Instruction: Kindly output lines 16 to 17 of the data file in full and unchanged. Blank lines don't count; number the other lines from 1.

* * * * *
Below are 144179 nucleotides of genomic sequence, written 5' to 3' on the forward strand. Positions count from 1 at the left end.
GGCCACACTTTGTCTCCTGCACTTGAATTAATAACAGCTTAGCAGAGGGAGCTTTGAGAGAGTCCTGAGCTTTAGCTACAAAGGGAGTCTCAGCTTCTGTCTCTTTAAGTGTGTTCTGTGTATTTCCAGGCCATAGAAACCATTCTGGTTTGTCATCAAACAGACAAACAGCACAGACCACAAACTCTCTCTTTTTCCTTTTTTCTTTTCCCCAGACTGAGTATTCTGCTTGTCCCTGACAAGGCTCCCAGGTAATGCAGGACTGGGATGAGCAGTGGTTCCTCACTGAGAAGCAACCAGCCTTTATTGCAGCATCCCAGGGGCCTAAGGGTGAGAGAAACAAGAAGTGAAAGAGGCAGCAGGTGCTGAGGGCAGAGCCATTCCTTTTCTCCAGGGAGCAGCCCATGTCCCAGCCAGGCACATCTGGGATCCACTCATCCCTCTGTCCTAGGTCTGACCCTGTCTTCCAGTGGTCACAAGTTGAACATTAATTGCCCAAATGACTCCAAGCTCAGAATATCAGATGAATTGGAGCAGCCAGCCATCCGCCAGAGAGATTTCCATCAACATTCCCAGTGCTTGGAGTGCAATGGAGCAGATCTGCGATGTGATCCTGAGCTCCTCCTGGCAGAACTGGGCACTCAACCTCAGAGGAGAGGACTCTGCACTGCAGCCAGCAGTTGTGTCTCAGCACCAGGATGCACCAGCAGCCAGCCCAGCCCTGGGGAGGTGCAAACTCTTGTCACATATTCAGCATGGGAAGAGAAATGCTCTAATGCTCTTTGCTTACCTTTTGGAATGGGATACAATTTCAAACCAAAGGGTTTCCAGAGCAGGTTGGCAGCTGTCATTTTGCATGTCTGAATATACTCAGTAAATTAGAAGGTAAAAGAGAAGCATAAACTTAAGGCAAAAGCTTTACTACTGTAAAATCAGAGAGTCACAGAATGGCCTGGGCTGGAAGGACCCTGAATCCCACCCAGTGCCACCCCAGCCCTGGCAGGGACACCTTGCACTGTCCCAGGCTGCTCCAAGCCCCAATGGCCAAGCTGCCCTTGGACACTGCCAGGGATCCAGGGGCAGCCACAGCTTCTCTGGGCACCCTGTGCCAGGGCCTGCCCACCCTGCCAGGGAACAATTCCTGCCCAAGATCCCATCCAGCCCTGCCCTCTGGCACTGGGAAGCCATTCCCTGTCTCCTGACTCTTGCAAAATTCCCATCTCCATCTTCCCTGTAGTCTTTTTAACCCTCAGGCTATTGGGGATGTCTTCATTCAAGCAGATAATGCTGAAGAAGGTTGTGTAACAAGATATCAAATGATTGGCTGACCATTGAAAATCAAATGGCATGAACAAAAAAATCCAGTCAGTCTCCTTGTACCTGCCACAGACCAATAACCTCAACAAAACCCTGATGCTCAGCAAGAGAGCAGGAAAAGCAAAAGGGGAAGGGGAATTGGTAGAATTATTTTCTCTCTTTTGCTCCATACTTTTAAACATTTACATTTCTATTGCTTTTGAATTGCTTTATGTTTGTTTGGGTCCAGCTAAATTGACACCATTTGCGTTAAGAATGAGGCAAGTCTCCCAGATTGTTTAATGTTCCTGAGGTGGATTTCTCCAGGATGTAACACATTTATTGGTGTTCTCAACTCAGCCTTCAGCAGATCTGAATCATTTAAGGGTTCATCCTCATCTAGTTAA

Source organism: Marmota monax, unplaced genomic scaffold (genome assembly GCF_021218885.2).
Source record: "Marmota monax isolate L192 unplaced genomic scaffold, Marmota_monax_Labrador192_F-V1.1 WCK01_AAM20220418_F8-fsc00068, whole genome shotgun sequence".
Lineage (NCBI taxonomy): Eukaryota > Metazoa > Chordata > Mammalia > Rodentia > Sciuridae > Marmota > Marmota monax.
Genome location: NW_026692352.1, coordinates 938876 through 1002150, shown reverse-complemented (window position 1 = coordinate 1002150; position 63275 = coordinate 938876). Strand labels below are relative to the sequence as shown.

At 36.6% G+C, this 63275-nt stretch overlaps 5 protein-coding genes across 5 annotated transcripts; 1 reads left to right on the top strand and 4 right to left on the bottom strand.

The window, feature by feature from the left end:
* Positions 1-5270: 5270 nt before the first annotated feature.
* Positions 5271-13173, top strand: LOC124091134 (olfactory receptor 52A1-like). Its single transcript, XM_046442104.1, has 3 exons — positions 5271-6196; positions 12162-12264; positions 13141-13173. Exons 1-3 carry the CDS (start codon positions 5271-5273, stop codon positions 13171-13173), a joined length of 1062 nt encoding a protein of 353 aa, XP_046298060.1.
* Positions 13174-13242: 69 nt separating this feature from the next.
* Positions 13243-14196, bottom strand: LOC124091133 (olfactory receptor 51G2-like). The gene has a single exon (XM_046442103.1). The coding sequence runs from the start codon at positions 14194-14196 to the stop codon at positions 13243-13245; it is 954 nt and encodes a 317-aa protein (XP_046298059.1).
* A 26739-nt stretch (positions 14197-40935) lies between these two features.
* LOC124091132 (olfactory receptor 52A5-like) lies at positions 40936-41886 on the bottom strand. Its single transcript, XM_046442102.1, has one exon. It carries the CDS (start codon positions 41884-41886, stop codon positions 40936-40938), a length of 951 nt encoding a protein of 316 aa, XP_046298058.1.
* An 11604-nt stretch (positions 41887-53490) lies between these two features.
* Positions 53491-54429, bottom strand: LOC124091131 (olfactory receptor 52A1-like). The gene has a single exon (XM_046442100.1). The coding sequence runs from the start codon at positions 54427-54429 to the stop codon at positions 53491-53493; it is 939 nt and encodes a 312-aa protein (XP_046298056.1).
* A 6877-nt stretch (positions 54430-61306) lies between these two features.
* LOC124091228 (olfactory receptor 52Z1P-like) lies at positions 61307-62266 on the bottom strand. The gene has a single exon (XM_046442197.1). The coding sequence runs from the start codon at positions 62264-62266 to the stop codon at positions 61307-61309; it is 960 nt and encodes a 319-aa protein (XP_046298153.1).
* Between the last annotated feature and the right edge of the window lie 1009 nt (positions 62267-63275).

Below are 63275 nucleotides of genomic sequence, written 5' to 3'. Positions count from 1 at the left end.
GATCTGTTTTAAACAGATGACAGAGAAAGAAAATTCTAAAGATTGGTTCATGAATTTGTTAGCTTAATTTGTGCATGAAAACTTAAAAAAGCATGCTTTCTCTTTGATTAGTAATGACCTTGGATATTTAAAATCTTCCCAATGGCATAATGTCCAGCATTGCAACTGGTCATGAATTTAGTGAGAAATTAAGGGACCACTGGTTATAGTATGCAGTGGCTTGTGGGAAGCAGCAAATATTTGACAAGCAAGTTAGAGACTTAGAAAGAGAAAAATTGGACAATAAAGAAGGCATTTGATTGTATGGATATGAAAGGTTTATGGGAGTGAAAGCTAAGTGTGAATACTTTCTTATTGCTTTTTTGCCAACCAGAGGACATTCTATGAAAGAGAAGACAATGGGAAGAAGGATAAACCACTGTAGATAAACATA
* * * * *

* Positions 53491-54429, bottom strand: LOC124091131 (olfactory receptor 52A1-like). The gene has a single exon (XM_046442100.1). The coding sequence runs from the start codon at positions 54427-54429 to the stop codon at positions 53491-53493; it is 939 nt and encodes a 312-aa protein (XP_046298056.1).
* A 6877-nt stretch (positions 54430-61306) lies between these two features.